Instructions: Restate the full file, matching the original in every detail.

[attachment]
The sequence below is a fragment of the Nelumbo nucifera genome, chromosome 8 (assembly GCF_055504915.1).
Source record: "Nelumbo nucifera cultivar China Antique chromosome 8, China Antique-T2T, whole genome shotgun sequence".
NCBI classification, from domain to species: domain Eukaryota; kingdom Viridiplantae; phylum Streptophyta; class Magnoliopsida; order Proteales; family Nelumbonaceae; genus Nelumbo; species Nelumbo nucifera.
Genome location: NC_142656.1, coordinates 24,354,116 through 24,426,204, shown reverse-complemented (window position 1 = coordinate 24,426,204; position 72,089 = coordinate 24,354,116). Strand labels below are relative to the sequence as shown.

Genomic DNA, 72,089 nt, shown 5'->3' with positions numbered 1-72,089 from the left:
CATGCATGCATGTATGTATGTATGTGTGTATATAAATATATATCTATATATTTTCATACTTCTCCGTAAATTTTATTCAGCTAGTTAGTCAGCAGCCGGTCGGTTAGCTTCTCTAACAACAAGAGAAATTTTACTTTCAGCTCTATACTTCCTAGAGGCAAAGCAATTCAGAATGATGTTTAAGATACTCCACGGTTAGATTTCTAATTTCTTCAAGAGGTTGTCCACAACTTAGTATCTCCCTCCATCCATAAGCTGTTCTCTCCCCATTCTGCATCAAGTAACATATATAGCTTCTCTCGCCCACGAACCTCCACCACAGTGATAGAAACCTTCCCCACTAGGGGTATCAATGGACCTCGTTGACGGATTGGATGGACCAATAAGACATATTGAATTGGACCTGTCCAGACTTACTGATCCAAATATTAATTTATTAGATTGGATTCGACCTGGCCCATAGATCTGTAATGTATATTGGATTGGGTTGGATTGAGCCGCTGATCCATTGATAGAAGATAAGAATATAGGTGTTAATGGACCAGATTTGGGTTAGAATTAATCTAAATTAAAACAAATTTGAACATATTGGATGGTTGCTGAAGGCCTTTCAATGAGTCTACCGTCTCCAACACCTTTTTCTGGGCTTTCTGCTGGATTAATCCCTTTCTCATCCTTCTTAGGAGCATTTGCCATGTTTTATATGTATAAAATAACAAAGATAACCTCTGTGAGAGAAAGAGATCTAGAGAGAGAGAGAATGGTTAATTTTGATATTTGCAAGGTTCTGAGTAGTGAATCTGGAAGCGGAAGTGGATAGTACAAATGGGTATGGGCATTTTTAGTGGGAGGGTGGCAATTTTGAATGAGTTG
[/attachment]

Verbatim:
The sequence below is a fragment of the Nelumbo nucifera genome, chromosome 8 (assembly GCF_055504915.1).
Source record: "Nelumbo nucifera cultivar China Antique chromosome 8, China Antique-T2T, whole genome shotgun sequence".
NCBI classification, from domain to species: domain Eukaryota; kingdom Viridiplantae; phylum Streptophyta; class Magnoliopsida; order Proteales; family Nelumbonaceae; genus Nelumbo; species Nelumbo nucifera.
Genome location: NC_142656.1, coordinates 24,354,116 through 24,426,204, shown reverse-complemented (window position 1 = coordinate 24,426,204; position 72,089 = coordinate 24,354,116). Strand labels below are relative to the sequence as shown.

Genomic DNA, 72,089 nt, shown 5'->3' with positions numbered 1-72,089 from the left:
CATGCATGCATGTATGTATGTATGTGTGTATATAAATATATATCTATATATTTTCATACTTCTCCGTAAATTTTATTCAGCTAGTTAGTCAGCAGCCGGTCGGTTAGCTTCTCTAACAACAAGAGAAATTTTACTTTCAGCTCTATACTTCCTAGAGGCAAAGCAATTCAGAATGATGTTTAAGATACTCCACGGTTAGATTTCTAATTTCTTCAAGAGGTTGTCCACAACTTAGTATCTCCCTCCATCCATAAGCTGTTCTCTCCCCATTCTGCATCAAGTAACATATATAGCTTCTCTCGCCCACGAACCTCCACCACAGTGATAGAAACCTTCCCCACTAGGGGTATCAATGGACCTCGTTGACGGATTGGATGGACCAATAAGACATATTGAATTGGACCTGTCCAGACTTACTGATCCAAATATTAATTTATTAGATTGGATTCGACCTGGCCCATAGATCTGTAATGTATATTGGATTGGGTTGGATTGAGCCGCTGATCCATTGATAGAAGATAAGAATATAGGTGTTAATGGACCAGATTTGGGTTAGAATTAATCTAAATTAAAACAAATTTGAACATATTGGATGGTTGCTGAAGGCCTTTCAATGAGTCTACCGTCTCCAACACCTTTTTCTGGGCTTTCTGCTGGATTAATCCCTTTCTCATCCTTCTTAGGAGCATTTGCCATGTTTTATATGTATAAAATAACAAAGATAACCTCTGTGAGAGAAAGAGATCTAGAGAGAGAGAGAATGGTTAATTTTGATATTTGCAAGGTTCTGAGTAGTGAATCTGGAAGCGGAAGTGGATAGTACAAATGGGTATGGGCATTTTTAGTGGGAGGGTGGCAATTTTGAATGAGTTG